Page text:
The smell of Christmas

by Katie on December 9, 2010

As soon as Thanksgiving was over, Brandon bombarded me with the following question, again and again, “So, we’re not going to do a Christmas tree this year, right?”

To which I scoffed.

Not “do” a Christmas tree? Not in this house, Buster. (This, after he so sweetly surprised me with one last year.)

His defense was, and it’s admittedly a good one, that we’ll be in Texas for the holidays, and it was already a week after Thanksgiving. Not much time to enjoy a tree.

It didn’t work on me though. Those claims were completely lost on even my frugal nature. I told him there was no way I would be ready for Christmas when we got to Texas if I didn’t have a tree in our house to look at until then.

But I did compromise. Without telling him even. I began searching the mighty Craigslist for artificial trees other people didn’t want anymore. Yes, an artificial tree. The word tasted awful when I said it out loud. I just figured that if we weren’t ever going to have very long to really enjoy a tree, we should probably go that route so it at least lasts for several years.

Later that day, though, I had to make a grocery run for just a few things.

This is where I should probably mention there’s a small Christmas tree lot in the grocery store parking lot. Which proved to be the demise of my little plan as soon as I opened my door and caught the scent of Christmas wafting in from all the evergreens stacked up just feet away.

I hesitated for a moment, pining for one of those trees, then looked away, and forced myself inside to grab my groceries. Whew! Talk about an exercise in self control. But I had made it.

The only problem was, I had to go back outside.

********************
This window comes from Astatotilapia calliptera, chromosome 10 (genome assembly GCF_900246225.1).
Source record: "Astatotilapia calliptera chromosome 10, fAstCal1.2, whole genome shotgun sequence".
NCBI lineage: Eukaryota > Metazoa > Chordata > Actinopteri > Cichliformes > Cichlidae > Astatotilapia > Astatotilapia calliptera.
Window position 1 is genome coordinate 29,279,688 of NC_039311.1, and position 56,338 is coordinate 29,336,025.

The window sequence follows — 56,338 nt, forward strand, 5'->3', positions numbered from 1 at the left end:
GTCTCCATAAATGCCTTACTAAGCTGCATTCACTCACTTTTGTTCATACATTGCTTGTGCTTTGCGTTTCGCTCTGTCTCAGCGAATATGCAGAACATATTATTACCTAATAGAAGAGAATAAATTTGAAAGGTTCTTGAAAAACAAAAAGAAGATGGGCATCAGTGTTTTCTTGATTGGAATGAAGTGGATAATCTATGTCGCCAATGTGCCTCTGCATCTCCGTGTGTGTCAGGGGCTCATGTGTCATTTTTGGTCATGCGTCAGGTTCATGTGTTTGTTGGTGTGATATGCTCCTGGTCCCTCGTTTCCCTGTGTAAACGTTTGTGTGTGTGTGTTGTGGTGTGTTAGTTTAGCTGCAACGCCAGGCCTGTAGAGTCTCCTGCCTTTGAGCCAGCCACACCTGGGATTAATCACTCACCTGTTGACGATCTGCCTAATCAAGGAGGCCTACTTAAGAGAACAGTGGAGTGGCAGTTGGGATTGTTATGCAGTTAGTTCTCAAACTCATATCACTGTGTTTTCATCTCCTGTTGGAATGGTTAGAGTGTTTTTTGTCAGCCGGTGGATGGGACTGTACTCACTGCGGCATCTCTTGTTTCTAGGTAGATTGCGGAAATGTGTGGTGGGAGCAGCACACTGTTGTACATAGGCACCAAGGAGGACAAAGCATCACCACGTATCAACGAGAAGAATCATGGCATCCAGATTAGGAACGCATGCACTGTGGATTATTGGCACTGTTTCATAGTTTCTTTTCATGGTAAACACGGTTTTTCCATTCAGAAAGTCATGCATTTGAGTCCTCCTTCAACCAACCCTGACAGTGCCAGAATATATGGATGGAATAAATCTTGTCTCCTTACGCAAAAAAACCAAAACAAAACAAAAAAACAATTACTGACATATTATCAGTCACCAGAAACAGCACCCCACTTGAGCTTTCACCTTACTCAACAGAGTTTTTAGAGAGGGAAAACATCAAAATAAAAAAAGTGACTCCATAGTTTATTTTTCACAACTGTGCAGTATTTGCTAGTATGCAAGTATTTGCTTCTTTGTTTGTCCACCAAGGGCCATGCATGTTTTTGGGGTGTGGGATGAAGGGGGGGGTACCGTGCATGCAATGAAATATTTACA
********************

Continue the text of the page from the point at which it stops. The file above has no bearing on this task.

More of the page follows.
As soon as the sliding doors opened, and that smell of Christmas drifted into my nostrils again, I couldn’t get my groceries loaded fast enough.

I practically ran over to the lot entrance. And that’s when I saw it:  a six or seven foot Douglas fir could be mine for a mere $25. If I weren’t sold already, that did it right there.

I marched straight back to the $25 bin, grabbed the first tree I saw there, and headed straight to the trunk-cutter, nearly wiping out a preschooler in the process. (I mean, I was carrying a big, full, Christmas tree at least a foot taller than I was. It wasn’t the easiest process to navigate as well.)

So I got home with the tree in my truck. Which Brandon noticed as soon as he turned into the driveway.

“I thought we weren’t getting a tree,” he said as he opened the door.

“Uh, not getting one was not an option. But look at the computer. There’s four Craigslist ads for fake trees I was going to check on this evening. It’s just that, well, I…had to go to the grocery store today,” I started.

“And?…” He clearly did not see the connection here.

“And I parked by the Christmas tree lot, just because they have it right next to where I always park, and when I opened my door, I smelled Christmas.”

And I think that’s when he cursed the scent of Christmas. As it meant he had to fill me a bucket with sand and help get the tree set up inside. As well as participate in his favorite holiday task:  decorating.

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